New Mets star Francisco Lindor preaching team-first approach in clubhouse, contract negotiations

Francisco Lindor Mets
Francisco Lindor was introduced to the New York media on Monday morning.
Joe Pantorno/AMNY

The acquisition of superstar shortstop Francisco Lindor further catapults the New York Mets in the offseason discussion of teams that are legitimate contenders ahead of the 2021 season.

Lindor himself is one of the best players at his position in the game; a four-time All-Star and a two-time Silver Slugger and Gold Glove recipient, he’s one of the most marketable, recognizable, and successful faces of today’s game.

Yet it became abundantly clear as he was introduced to the New York media on Monday morning that this isn’t your run-of-the-mill superstar who will control the headlines and ensure the spotlight remains fixated on just him.

No, Lindor’s tenure with the Mets will be anything but that.

“I’m not here to put the puzzle together, I’m here to put my piece in and hopefully that’s good enough to help us continue to grow and eventually win,” Lindor said. “I’m not the kind of player that’s about ‘follow me and I’ll lead you to success,’ it’s ‘together, we can achieve what we want.'”

The 27-year-old was acquired in a trade with the Cleveland Indians on Thursday, coming to Queens with starting pitcher Carlos Carrasco in return for Amed Rosario, Andres Gimenez, and prospects in Josh Wolf and Isaiah Greene.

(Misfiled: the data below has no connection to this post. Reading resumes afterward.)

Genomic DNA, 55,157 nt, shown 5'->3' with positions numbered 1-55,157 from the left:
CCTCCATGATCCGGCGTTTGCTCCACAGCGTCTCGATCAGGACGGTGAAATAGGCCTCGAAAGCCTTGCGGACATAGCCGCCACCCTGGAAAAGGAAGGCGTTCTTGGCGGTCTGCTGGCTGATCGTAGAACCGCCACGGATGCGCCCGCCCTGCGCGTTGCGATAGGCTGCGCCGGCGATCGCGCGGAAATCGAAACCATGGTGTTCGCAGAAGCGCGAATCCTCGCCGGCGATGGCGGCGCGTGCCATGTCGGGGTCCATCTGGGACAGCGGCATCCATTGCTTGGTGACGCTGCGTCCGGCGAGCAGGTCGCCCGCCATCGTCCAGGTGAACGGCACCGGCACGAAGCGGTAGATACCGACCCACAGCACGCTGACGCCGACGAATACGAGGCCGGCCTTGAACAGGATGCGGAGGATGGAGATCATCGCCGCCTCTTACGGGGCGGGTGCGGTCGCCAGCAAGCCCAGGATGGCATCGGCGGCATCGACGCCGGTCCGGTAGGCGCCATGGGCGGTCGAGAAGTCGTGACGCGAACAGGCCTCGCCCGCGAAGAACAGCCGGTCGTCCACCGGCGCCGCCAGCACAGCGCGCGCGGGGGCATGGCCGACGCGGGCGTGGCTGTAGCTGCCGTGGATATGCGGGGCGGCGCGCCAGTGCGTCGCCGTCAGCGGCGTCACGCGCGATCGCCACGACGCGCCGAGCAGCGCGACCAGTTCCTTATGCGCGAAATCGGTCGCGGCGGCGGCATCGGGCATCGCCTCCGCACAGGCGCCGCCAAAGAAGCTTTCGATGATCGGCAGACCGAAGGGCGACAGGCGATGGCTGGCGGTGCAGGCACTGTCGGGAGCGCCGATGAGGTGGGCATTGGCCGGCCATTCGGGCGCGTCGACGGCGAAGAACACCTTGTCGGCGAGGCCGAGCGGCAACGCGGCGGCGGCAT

It’s a sizable price considering Lindor is under contract for just one more season before hitting free agency, making the looming topic of conversation about his future in New York and whether he’d be willing to sign long-term with the Mets.

“To all those fans out there, I live life day by day,” he said. “I’m extremely happy and excited about what’s happening right now but I haven’t really sat down and talked to anybody. I had the welcoming conversations and I’m excited about it, can’t wait. I’ve never been against an extension, never been against signing long-term… We’ll see what happens.”

The window for the Mets to negotiate with Lindor will be a tight one considering his philosophy and those talks are expected to begin in the coming weeks. But while that may add some anxiety about what’s next for him in New York, his view further cemented the notion that he’s here to make an impact above all else.

“I have never negotiated a contract during the season, never,” Lindor said. “I’ve always said either before spring training, but when it gets to a point in spring training, it’s time to enjoy the ride and focus on winning.

“That’s the only thing I should be focusing on. Not how much money I get.”

As of now, pitchers and catchers are expected to report to spring training on Feb. 17, leaving just over a month to at least get the ball rolling on talks. But Lindor made it a point to bring the focus back to baseball and his new venture with a new club.

“There’s been so much excitement with the Mets that I couldn’t help myself in being extremely excited,” he said. “I’m blessed to be able to play this game in the biggest city in the world and in one of the most fun cities in the world.

“It’s a privilege to wear the New York Mets logo, to wear the blue and orange.”